Separated from military service, Frank’s passion for animals and their care continued, ultimately leading to founding his own animal hospital in Southern California.  Ten years later he moved to Roseville in Northern California where he established a hospital and co-founded a 24/7 emergency pet hospital.  While in Roseville he was the veterinarian for local law enforcement K9s, the animal shelter and the local zoo.  Additionally he was on the board of directors and the veterinarian for the Placer SPCA.  The last few years in the area he was a veterinarian for the Mercer Veterinary Clinic for the Homeless in Sacramento where he mentored University of California-Davis veterinary students.  

At age 50 Frank found an additional passion when he witnessed his first Scottish Games.  Calling on his SHS discuss and shotput training, Frank competed, throwing a variety of heavy devices, in as many as 15 Scottish Games events a year in western states plus a second place world championship in Scotland.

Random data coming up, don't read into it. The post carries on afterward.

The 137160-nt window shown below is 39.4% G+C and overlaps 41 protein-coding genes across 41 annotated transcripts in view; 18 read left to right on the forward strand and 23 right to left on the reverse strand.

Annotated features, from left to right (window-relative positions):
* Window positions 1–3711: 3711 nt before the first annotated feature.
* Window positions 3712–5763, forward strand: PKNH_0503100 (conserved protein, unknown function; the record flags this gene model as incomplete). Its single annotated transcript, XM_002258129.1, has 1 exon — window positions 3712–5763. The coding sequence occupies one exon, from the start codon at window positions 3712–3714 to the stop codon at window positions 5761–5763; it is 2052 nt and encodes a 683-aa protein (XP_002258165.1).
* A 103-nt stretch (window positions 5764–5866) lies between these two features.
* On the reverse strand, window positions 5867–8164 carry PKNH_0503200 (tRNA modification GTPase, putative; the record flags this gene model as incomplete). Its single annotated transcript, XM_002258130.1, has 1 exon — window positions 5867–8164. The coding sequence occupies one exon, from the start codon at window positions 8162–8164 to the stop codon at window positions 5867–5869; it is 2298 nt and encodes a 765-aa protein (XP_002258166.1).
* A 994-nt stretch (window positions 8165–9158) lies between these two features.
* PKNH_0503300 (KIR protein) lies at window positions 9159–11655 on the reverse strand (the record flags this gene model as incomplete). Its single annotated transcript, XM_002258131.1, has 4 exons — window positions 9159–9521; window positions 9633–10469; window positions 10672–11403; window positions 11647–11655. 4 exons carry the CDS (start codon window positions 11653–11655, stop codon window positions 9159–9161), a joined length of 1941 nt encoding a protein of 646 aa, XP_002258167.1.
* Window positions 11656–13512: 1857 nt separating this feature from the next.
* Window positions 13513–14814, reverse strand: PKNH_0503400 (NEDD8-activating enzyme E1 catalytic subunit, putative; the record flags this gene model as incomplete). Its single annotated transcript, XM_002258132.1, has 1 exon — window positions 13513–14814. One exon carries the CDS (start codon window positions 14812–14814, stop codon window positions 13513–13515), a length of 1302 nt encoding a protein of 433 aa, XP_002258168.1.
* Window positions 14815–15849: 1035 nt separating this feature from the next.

“Francie’s service to country and his care of wounded and sick animals has been inspiring,” says a fellow alum.  “His is a legacy of serving and caring.” 

Frank lives in Winchester, Virginia. 

Nominator: Dave Lynch ’62.  

Bruce Archdeacon

Bruce Archdeacon was born in 1907 and graduated from Seville High School in Medina County, Ohio. He earned bachelor’s and master’s degrees, studying at Fenn College (now Cleveland State University), Wilmington College, Ashland University, Ohio State University, Case Western Reserve University and American University.